Diabetics offered game changer  in new glucose monitor

Modern technology makes it easier for diabetics to monitor their glucose levels.

Diabetics have been checking body glucose numbers for years by pricking their thumbs. But now with a sweep of the cell phone over a glucose monitor, some diabetics get a break from the sting of the finger sticks.

“Diabetes is the inability to utilize the sugars in the bloodstream,” said Dr. Michelle Yates of Steward Internal Medicine in Port St. John. “Type 2 diabetics, typically adults, make insulin but not enough. Type 1 diabetics are not making any and that usually affects people under age 20. A lot of times they start on oral medications where new oral medications help get rid of the extra glucose and have fewer side effects.”

Yates said that left unchecked over long periods of time, diabetes can cause damage to the kidney and brain. It controls everything.

Glucose monitors have arrived. A Continuous Glucose Monitor (CGM) works through a tiny sensor inserted under the skin, usually on the belly or arm. The sensor measures the interstitial glucose level found in the fluid between the cells. The censor tests glucose every few minutes. Several brands are available.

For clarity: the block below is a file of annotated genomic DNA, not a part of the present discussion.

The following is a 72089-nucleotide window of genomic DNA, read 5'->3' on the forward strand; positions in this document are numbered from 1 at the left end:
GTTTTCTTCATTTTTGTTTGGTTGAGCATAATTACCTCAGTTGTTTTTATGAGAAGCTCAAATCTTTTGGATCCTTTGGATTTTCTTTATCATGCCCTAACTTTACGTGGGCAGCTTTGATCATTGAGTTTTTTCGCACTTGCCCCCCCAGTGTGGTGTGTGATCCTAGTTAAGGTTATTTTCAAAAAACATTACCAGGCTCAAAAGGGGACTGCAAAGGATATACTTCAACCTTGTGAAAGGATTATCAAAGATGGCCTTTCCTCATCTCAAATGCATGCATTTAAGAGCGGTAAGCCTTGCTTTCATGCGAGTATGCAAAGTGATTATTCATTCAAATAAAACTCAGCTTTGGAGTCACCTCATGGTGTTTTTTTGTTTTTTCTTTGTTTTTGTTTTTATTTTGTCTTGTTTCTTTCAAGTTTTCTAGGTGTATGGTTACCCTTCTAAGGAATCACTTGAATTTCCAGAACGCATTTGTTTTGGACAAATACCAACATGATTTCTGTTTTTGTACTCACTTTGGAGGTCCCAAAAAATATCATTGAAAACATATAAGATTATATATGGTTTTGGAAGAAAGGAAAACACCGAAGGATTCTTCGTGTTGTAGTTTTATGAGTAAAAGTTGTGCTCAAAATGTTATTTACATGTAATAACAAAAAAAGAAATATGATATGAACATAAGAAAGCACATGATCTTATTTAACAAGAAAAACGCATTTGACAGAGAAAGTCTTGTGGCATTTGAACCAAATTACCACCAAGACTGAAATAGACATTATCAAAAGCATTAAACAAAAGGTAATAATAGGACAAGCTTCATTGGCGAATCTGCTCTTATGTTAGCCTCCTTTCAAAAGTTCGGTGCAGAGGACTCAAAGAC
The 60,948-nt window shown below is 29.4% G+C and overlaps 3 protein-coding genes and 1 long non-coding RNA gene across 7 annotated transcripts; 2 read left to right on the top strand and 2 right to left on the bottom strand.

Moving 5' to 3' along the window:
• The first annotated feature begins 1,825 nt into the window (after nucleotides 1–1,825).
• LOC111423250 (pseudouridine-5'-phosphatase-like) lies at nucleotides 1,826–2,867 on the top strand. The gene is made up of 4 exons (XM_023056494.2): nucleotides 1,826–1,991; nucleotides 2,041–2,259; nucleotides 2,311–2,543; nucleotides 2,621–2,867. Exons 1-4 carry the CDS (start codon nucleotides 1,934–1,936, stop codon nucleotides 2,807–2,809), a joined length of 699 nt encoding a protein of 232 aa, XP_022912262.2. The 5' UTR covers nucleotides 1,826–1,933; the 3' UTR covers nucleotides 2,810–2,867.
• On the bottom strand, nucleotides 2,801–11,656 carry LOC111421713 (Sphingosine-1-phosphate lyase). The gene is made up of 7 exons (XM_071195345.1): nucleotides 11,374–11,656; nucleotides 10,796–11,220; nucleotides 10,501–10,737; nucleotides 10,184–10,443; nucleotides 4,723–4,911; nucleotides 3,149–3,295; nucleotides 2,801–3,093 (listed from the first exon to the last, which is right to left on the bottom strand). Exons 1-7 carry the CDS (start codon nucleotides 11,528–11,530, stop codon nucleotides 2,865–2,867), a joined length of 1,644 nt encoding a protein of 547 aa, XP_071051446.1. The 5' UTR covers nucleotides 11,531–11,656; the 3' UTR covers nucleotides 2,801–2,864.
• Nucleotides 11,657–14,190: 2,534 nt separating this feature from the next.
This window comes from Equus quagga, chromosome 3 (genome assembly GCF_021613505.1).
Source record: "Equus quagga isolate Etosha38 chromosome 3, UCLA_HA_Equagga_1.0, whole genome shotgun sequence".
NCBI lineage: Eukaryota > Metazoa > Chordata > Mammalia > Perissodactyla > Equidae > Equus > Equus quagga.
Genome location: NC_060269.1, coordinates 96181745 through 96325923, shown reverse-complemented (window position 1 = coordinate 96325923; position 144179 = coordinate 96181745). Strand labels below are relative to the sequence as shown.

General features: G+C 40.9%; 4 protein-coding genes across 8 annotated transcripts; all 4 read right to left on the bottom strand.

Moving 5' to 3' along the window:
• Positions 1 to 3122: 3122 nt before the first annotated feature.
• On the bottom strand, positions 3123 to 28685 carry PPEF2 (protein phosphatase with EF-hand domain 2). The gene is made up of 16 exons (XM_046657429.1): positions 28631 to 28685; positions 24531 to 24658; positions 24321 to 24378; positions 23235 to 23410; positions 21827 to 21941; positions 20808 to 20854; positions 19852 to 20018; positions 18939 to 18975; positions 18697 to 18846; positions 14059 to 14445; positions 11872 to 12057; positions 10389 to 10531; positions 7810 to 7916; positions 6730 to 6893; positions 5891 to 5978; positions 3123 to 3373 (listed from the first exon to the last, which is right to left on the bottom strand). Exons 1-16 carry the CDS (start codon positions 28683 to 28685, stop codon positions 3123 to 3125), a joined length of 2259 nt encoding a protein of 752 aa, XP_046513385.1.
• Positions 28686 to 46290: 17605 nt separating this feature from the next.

“The reason the new monitors are so awesome and amazing is one of the things that all diabetics have to have is insulin of some type or a shot or a pump,” Yates said.

Type 2 diabetics, if not controlled with oral meds, must be supplemented with insulin.

It allows you to monitor blood sugar and not have to poke yourself several times a day. It keeps track of it for you and you can keep track of your therapy easier and see if it needs to increase, decrease or if it is dropping at night.

If you don’t, it’s a great way to monitor and it comes to the rescue.

“Finger sticks can be multiple times a day, but with a monitor (worn on the arm or abdomen) the diabetic can check anytime they want, treat the number and even report it to their doctor. For so many people with diabetes, this is a game changer.”

Diagnosed 15 years ago, Jim Wondolowski of Melbourne has been finger-sticking his tests four times a day. He tried the monitor, but he found it didn’t work for him.

“They told me I could swim with it but mine fell off in the shower the first time I wore it,” Wondolowski said. “I don’t qualify for the continuous reading monitor patch on the belly.”

Although he still must finger prick, the monitor he now uses requires a tiny amount of blood, keeps a permanent stored record, and can report it to his doctor.